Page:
I usually don't use the very widest lens I have, but sometimes, when there's so much going on, I can't resist. Gaudi, and his successors, have created probably the most interesting church in the world. I could try to wax elegant, but it would be superfluous.
I visited the Sagrada Familia Basilica in Barcelona the first time in 1975. Hard to believe it's been 40 years since this place basically changed my whole idea of what a church and what architecture could be.
When we first visited so long ago, the church was much more of a construction site than a church. Now, although it's still covered in scaffolding both in and out, and spouts several cranes that are still erecting and putting the finishing touches on the exterior, the inside is mostly finished. And while the exterior is a rather uniform gray except for the tower tops, the inside is lit by a riotous bunch of multicolored windows.
The sun streaming through them gives a rainbow effect to the mostly white interior, which I hope you can appreciate here.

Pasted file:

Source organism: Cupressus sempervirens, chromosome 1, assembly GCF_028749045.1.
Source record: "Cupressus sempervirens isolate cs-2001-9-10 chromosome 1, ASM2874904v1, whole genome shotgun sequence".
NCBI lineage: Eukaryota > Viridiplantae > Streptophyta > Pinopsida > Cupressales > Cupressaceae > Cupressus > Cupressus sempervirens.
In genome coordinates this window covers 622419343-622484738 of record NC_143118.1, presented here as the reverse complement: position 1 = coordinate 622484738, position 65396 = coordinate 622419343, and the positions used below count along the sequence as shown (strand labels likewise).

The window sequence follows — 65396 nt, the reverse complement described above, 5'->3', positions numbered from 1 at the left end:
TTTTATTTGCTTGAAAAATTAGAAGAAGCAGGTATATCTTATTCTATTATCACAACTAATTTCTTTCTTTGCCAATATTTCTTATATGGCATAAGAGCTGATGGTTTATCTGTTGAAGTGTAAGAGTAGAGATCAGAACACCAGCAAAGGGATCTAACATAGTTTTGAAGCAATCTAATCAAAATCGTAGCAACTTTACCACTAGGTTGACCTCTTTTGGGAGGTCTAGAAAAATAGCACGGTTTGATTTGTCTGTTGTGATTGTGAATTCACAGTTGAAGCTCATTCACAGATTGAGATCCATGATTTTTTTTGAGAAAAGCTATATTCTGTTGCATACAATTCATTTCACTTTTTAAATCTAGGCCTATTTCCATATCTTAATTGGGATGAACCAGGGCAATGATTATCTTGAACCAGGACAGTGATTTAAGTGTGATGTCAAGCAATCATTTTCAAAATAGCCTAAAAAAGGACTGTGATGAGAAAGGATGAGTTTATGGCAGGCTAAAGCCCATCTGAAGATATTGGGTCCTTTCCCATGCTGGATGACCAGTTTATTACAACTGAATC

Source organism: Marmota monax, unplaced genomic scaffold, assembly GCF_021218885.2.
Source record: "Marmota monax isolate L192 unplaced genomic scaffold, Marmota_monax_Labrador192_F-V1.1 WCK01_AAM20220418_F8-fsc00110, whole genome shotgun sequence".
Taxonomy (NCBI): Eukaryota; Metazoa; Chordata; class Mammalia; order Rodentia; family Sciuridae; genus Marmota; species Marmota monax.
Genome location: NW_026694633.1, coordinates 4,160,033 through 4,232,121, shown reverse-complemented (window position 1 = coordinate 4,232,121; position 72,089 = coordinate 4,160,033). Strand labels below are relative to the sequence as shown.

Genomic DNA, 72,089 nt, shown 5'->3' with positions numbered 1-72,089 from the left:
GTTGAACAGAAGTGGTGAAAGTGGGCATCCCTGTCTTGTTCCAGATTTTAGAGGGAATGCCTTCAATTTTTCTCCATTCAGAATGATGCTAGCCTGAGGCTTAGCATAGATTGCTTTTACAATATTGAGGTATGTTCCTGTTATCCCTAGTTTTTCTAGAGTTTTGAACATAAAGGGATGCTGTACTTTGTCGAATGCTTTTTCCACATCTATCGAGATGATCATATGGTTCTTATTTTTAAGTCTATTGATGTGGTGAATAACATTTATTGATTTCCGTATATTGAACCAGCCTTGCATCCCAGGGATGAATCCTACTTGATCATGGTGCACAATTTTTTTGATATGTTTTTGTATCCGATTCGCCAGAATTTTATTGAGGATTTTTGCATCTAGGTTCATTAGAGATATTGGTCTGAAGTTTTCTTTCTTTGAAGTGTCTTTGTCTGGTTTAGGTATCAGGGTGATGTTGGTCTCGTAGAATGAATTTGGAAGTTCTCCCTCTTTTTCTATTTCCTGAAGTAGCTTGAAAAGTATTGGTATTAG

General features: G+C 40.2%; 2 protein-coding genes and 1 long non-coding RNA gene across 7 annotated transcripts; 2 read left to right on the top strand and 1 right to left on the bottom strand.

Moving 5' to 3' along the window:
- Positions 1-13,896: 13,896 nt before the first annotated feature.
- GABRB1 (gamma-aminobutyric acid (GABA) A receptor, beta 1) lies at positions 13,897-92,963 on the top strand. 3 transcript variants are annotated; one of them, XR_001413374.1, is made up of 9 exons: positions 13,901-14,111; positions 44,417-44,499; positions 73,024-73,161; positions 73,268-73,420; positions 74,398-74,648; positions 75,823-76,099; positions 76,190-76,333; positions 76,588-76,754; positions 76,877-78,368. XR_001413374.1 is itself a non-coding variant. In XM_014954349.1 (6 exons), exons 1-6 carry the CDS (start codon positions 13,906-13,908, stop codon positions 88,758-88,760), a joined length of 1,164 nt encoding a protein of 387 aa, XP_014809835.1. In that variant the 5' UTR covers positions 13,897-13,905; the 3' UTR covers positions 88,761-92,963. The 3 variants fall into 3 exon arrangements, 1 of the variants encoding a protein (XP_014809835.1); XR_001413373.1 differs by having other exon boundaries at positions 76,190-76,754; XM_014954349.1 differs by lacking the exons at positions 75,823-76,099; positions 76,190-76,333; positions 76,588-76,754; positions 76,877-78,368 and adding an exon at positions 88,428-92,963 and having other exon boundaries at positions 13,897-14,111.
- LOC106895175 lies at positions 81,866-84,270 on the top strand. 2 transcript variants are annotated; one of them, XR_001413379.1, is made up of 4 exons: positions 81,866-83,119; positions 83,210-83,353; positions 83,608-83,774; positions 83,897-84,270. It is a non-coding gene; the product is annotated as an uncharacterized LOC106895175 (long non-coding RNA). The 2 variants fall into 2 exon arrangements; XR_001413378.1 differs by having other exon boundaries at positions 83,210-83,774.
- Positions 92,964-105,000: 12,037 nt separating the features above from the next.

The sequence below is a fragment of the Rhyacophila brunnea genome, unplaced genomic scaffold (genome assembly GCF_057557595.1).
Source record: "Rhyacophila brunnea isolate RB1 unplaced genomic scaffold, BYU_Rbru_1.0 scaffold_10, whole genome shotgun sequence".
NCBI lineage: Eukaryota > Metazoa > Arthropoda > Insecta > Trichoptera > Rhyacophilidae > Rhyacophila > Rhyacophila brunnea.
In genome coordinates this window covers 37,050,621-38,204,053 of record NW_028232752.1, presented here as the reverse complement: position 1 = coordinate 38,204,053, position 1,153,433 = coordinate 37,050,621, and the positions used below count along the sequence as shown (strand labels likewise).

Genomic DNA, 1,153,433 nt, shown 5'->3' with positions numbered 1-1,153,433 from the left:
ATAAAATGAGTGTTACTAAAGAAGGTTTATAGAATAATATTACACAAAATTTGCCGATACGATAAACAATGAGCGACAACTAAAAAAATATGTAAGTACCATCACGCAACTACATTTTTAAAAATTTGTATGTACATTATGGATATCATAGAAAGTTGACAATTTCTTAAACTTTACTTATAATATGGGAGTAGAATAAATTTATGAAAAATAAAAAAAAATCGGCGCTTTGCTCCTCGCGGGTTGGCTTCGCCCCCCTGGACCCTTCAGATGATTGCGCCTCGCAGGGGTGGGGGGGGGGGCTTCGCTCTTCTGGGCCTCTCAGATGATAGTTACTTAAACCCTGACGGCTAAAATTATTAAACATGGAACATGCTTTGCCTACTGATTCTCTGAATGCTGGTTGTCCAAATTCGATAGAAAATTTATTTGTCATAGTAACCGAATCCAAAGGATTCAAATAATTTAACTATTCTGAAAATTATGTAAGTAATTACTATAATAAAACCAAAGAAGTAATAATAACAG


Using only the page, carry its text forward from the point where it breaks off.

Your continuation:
Antoní Gaudí, the architect of Barcelona's Sagrada Familia cathedral, called himself a geometrician. Perhaps he was selling himself a bit short by not saying he was a great artist who used geometry. But, when you go to the Sagrada Familia, you're struck not only by the runaway whimsy of the place, but also by it's basic framework of whirls based upon hyperbolic shapes everywhere you look. Also, while the outside of the place seems overly massive in spots, the inside is all light and air created by the ingenious structure which admits so much light.
I hope you'll take a minute to watch this video done by the Sagrada Familia foundation itself. This will show you what it's going to look like from the outside when it's finally finished. The completion is scheduled for 2026, 142 years after it was begun.
There is also a segment done by the American television news program 60 Minutes, which provides some nice background if you're not familiar with this amazing bit of architectural history.
The Sagrada Familia and other works of Antoní Gaudi in Barcelona are components of a Unesco World Heritage site. Here's a list of all Unesco sites in Spain.
Click this link to see our post about our best ten recommendations for things to see and do in Barcelona.
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